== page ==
The Official Blog of Mike Rayburn

[dt_gap height=”10″ /][dt_divider style=”thin” /][dt_gap height=”10″ /]

Ferguson, Michael Brown, and Becoming A Virtuoso

“Each person must live their life as a model for others.”-Rosa Parks

As a keynote speaker and writer I exhort people to make the choice to Become a “Virtuoso,” to create and live their highest vision of themselves in every area of life.

So, what in the world does Becoming a Virtuoso have to do with Michael Brown and Ferguson, MO?


In this tragic series of events we have seen a poignant display of the consequences of choosing less for ourselves, for having a limited vision of what all we can become, and for playing small. I feel for Michael Brown, so much so that I want his death to teach us something.

Michael Brown and his friend, Dorian Johnson robbed a convenience store (Michael Brown video), stealing cigarillos – a pathetic little crime – daring the owner to stop them. Michael was an immature little boy in a very large man’s body terrorizing a local business. He wasn’t stealing to feed a family, he was the classic bully. And from the video it’s pretty obvious this was not the first time he’d acted this way.

Evidence and witness testimony shows that when confronted later, an unarmed Michael Brown attacked Officer Wilson, tried to steal his weapon, and the altercation ended with Wilson fatally shooting Michael Brown.

Regardless of your opinion of the Grand Jury decision not to indict Officer Wilson, what I know for sure is this: Michael Brown was not being his best self that day, nor do I believe he had for a long time. Change any one of Michael Brown’s choices that day for the better and he’s still alive.  I suspect there had been a long series of poor choices, poor influences and actions that brought Michael to this place. I may be wrong but hear me out and then comment.

Did anyone show Michael Brown that his value as a person doesn’t come from ego and bravado, but from what Dr. Martin Luther King called “the content of his character?” Did anyone, beginning with Michael’s family, friends, and teachers, ever show him that he was capable of so much more? Did anyone ever, dare I say require Michael to live to a higher standard? Did anyone mentor and model for Michael what adult behavior is and it’s infinite rewards? Did anyone try to show Michael the beautiful Michael that God still sees?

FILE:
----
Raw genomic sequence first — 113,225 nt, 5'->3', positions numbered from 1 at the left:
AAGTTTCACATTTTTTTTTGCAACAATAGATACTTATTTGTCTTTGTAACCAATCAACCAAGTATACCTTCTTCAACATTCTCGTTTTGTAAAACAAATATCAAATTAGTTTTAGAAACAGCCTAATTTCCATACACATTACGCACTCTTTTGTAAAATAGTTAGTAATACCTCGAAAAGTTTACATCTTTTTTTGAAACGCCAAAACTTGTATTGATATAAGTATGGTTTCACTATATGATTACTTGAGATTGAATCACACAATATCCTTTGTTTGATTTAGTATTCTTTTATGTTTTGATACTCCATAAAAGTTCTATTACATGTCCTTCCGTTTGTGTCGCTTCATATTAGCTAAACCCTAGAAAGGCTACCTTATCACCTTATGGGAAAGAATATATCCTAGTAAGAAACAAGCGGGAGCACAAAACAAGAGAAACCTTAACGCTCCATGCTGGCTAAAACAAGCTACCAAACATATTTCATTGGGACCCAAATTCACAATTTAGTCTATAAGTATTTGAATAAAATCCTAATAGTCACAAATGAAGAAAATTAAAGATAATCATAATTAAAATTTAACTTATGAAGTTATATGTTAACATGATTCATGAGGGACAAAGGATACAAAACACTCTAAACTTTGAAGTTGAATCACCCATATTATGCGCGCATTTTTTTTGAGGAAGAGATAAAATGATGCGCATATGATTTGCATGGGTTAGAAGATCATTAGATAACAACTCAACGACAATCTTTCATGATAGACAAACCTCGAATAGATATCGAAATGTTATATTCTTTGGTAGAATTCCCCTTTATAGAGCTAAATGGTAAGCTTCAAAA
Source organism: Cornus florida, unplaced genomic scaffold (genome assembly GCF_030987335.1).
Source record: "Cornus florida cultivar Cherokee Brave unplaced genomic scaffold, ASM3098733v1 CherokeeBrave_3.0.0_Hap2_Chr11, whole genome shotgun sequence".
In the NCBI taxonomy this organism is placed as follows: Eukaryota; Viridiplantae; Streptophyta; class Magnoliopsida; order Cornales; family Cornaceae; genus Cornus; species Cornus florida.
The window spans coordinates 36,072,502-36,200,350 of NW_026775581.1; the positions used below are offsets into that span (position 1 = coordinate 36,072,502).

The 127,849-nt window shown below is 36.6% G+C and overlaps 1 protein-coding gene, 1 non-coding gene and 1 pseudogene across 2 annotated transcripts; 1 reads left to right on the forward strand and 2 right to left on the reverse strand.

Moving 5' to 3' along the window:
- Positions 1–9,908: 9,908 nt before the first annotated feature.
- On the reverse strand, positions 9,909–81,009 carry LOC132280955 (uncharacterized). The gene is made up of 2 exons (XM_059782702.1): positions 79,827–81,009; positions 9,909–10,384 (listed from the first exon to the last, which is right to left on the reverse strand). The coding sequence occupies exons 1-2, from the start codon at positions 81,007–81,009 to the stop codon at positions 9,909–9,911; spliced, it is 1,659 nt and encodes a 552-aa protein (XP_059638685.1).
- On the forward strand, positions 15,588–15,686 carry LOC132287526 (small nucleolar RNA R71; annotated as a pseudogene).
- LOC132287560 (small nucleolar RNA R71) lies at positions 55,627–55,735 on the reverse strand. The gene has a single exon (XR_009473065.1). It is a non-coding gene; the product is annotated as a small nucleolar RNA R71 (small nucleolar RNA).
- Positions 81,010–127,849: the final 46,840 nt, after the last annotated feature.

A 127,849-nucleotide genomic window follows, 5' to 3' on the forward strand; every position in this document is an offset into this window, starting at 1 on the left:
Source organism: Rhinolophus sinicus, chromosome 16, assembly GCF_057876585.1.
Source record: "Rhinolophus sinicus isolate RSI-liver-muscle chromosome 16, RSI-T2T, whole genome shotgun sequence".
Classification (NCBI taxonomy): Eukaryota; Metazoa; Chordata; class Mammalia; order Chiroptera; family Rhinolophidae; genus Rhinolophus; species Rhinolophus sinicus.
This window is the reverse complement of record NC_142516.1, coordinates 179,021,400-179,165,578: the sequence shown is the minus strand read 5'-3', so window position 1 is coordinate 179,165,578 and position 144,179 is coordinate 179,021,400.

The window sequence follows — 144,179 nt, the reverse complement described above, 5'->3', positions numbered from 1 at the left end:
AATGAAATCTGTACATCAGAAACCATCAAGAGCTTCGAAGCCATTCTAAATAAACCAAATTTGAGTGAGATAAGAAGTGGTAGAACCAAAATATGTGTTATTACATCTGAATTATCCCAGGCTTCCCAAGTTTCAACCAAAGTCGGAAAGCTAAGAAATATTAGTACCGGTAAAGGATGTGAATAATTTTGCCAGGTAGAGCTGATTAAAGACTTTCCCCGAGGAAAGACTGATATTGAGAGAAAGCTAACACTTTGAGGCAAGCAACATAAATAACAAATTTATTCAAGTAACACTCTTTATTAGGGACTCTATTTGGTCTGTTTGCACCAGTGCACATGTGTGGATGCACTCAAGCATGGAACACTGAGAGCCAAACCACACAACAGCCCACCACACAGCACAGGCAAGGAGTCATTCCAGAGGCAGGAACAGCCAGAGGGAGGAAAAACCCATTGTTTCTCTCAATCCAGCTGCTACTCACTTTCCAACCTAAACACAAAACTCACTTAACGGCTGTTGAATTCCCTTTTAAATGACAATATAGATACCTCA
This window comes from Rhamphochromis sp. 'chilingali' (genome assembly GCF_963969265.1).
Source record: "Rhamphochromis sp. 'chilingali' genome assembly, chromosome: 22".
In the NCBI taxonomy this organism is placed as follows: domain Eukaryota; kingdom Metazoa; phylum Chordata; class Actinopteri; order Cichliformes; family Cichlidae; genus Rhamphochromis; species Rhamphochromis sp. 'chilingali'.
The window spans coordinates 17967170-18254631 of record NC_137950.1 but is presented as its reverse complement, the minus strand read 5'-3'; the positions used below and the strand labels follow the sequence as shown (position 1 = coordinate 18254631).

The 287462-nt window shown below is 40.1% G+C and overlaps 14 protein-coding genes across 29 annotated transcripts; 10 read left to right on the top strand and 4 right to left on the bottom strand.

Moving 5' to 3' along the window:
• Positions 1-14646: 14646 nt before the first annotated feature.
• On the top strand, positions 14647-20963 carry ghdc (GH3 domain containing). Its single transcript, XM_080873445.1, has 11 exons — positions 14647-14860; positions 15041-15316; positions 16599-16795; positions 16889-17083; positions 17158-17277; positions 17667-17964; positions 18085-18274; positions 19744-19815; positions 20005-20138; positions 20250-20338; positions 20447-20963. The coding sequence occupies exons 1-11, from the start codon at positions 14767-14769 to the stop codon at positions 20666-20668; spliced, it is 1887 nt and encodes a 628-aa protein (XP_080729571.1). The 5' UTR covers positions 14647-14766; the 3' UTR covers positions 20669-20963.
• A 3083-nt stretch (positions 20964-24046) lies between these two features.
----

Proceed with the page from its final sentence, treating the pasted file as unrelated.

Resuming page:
Or… did his school let him slip through with passing marks for merely showing up and not bothering the teacher (as I watched many in my school do)? Did authorities in his life allow, condone, and even reward poor behavior? Did friends support and bow to his bully behavior rather than require more and try to lift him higher?

I recently spoke at an event with Magic Johnson who said this: “All kids need is a little help, a little hope and somebody who believes in them.”  It’s a simple point that is largely missed.
(Magic Johnson quote)

Now, to extrapolate, when certain protestors burn down their own neighborhoods and ruin local businesses in protest, and when certain leaders cry out for social justice while themselves pre-judging the situation and never addressing Michael’s own behavior, are they not validating, even encouraging behavior similar to Michael’s by others? Where is ANYONE asking each of us to live to a higher standard, just because it’s right?

When we expect, require and inspire little, that’s exactly what we get.

To be clear, most protestors and a few leaders have non-violently expressed their opinions on both sides, which is the only hope for real solutions to the larger problems this tragedy exposes. Unfortunately, those leaders are few and rarely given media attention.

I do know this: When we do not expect and require a child’s personal and moral best, we set them on a path of mediocrity, sub-standard life, or worse. And when we do not require the best of ourselves we force society and others to make up the difference.

God gave us the gift of free will. That means we’re free to be awesome, or not. Free to be responsible, or not. Free to rise above, or not.

This is why I ask people to make the choice to become a Virtuoso – a Life Virtuoso. I ask you to take responsibility, to create and live your highest vision of yourself, in every area of your life. And I ask the same of myself. I’m not saying that I am a Virtuoso and Lord knows I mess up more than most. The key is for us all to aspire to more for ourselves, and inspire more in others. That is the path of Becoming a Virtuoso.

Rosa Parks quote
Dr. Martin Luther King “I Have A Dream” speech:

To join Mike’s “Virtuoso Community” which launches in January, sign up on Mike’s email list and you will be notified. Email list click here.

Leave a Reply

Your email address will not be published. Required fields are marked *